• Hi @crashdummy Great points about finding the right foods that suit each persons digestion. It is absolutely all related! I certainly have to be careful what I eat too and I have heard a lot of people getting a lot of help from dieticians and nutritionists (they are also on my list to see) so definitely a good thing to bring up 🙂

    So happy to hear that this path has helped you so much too! Always so great to hear 😁



  • @Katt I have had IBS with my CFS for over 4 years, discomfort/pain most days. I work with my dietician who is amazing, she is a bit of everything! ( psychologist/motivator), has helped me more than anyone. I have followed a low FODMAP diet, which helps with “load”, but we have been trying a low histamine diet for the last few months . I think I have had some improvement but it is very strict so not sustainable long term. I am also taking sodium cromolyn which is linked with mast cells and histamine. I have been referred to Professor Pete Smith who is here on the Gold Coast (Immunologist/Allergist), currently waiting for an appointment. He apparently does a lot of work relating to IBS but I am cautious, in the end it feels to me it is all fatigue related.



  • @Looch thanks so much for the info! I have heard of some people having some success with the low FODMAP diet. I hadn't heard of the histamine diet before though. It does sound promising for you if you've seen some improvement, hopefully they can narrow it down to a more sustainable diet for you. I might do some further investigating too. Was there a test that lead the dietician down the histamine path or was it just something else to try to narrow down food intolerance with the IBS?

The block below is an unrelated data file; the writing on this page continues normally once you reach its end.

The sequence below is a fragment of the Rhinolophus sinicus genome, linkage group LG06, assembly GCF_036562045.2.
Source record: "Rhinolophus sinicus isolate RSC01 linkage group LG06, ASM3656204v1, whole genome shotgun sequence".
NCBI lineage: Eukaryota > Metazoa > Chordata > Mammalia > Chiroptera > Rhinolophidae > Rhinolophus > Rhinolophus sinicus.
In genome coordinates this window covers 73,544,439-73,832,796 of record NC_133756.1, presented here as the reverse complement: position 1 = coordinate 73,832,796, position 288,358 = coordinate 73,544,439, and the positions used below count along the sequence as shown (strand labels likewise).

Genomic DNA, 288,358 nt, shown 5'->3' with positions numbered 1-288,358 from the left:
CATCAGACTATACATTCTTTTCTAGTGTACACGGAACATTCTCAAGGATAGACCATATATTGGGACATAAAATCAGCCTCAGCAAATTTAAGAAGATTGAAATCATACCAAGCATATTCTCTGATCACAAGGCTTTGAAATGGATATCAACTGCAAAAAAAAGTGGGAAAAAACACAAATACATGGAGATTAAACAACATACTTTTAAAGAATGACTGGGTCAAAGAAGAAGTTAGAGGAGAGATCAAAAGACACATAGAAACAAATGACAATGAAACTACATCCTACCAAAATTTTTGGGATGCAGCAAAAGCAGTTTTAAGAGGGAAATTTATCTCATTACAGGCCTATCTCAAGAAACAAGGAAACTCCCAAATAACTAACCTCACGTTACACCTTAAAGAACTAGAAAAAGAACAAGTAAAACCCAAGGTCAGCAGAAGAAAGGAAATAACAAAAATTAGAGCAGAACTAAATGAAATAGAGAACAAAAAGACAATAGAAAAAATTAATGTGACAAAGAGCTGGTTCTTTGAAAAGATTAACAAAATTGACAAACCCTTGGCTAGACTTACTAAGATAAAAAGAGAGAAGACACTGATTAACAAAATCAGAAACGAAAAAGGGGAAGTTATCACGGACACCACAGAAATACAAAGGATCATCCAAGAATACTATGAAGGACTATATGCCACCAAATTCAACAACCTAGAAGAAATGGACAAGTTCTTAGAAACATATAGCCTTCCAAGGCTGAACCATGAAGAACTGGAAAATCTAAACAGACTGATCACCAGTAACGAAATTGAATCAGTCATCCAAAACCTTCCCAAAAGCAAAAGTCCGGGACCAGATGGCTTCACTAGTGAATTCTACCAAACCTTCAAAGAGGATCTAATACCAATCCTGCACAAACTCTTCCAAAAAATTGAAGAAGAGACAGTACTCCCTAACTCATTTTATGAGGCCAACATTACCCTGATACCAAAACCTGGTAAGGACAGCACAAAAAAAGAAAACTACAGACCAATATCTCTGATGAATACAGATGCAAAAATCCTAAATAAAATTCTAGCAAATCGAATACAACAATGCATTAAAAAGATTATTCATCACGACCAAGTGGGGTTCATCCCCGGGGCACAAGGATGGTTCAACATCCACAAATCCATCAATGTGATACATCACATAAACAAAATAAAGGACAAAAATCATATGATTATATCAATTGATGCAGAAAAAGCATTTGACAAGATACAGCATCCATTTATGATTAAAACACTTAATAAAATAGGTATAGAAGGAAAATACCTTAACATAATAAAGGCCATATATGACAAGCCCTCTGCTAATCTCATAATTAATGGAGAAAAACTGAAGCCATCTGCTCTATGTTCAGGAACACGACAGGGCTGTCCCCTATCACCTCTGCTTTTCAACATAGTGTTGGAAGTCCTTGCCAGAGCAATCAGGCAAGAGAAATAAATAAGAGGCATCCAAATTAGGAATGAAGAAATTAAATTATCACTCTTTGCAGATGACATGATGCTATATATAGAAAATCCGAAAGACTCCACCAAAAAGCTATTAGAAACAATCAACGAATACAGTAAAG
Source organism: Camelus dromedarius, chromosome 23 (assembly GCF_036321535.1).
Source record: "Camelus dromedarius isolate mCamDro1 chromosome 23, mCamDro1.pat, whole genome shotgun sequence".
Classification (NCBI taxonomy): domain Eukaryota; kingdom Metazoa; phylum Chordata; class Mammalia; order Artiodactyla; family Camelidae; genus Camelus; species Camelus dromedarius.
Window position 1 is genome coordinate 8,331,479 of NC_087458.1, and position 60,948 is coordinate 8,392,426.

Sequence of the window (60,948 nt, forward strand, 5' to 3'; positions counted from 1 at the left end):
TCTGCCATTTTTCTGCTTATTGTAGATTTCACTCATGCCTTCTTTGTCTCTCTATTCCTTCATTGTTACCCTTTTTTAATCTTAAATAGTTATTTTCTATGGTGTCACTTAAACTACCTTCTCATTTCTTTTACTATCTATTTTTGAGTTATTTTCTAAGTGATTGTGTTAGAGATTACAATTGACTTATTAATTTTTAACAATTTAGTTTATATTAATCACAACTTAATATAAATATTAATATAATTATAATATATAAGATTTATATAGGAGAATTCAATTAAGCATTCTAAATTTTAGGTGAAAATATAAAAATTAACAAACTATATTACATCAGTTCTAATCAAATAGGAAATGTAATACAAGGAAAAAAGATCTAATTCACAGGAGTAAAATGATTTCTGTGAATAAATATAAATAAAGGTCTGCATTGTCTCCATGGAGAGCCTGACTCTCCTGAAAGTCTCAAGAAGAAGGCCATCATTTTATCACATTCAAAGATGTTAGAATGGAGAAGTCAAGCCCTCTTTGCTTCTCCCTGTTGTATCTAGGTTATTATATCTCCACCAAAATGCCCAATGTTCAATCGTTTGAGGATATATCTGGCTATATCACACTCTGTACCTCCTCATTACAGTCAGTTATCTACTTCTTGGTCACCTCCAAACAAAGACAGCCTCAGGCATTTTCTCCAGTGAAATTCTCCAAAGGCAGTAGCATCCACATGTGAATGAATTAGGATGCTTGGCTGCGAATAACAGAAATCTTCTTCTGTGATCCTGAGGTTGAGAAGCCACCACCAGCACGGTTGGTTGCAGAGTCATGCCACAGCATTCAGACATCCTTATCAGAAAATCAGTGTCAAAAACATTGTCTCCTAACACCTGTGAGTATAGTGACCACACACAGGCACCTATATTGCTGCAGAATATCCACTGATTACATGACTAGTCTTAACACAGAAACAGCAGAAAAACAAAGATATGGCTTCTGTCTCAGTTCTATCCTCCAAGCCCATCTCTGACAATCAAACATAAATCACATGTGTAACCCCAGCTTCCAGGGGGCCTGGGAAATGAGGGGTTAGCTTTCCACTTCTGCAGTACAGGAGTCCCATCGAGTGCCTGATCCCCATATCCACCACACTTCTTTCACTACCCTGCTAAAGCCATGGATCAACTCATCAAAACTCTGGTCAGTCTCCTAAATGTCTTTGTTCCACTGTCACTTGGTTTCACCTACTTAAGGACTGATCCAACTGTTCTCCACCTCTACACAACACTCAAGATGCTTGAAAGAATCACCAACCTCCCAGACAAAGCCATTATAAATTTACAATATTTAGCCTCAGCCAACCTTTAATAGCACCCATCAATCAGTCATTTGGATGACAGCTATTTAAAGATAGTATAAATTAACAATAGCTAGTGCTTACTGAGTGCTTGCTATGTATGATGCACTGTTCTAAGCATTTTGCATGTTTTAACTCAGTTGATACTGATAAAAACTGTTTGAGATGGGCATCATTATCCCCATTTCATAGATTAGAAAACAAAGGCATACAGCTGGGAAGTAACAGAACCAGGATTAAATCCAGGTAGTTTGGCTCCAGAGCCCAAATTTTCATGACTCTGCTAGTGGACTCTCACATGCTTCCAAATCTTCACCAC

Fingers crossed that the Immunologist has more insight for you! 🙂 I do understand the caution though but never hurts to keep exploring



  • @Katt Just another thing to explore, she felt some of my symptoms were similar to high histamine levels. I’ll let you know how I go. I didn’t find it easy to find current information online, happy to share what I have if you are interested.



  • @Looch always keen to hear what others have found 🙂



  • Over the decades I have tried everything and a plethora of medical tests, some to which I have major episodes and once ended up in another ward, from gastroenterologist to neurologist and under the care of now retired Professor Ray Garrick in the 1990s. My gut continues to decline in function. I have also toured the Centre of Digestive Diseases in Five Dock under Prof Borody and immunologist Prof Clancy. Nothing definitive has been found, a bit of this and that. I refused the RPAH and the elimination diet as back then, the 1990s I had two friends go down that road and come out allergic to everything. I am convinced my gut issue began the day I was born and with the dx of hEDS and MCAD and the ageing process, it is a matter of daily management. Two doctors have suggested a poo transplant which could help some things such as a better microbiome but it does not help valves, arteries, sphincters and ducts that malfunction due to hEDS. A ton of money wasted and more suffering endured than I should have in hindsight. A sick gut is IMHO a driver of ME/CFS.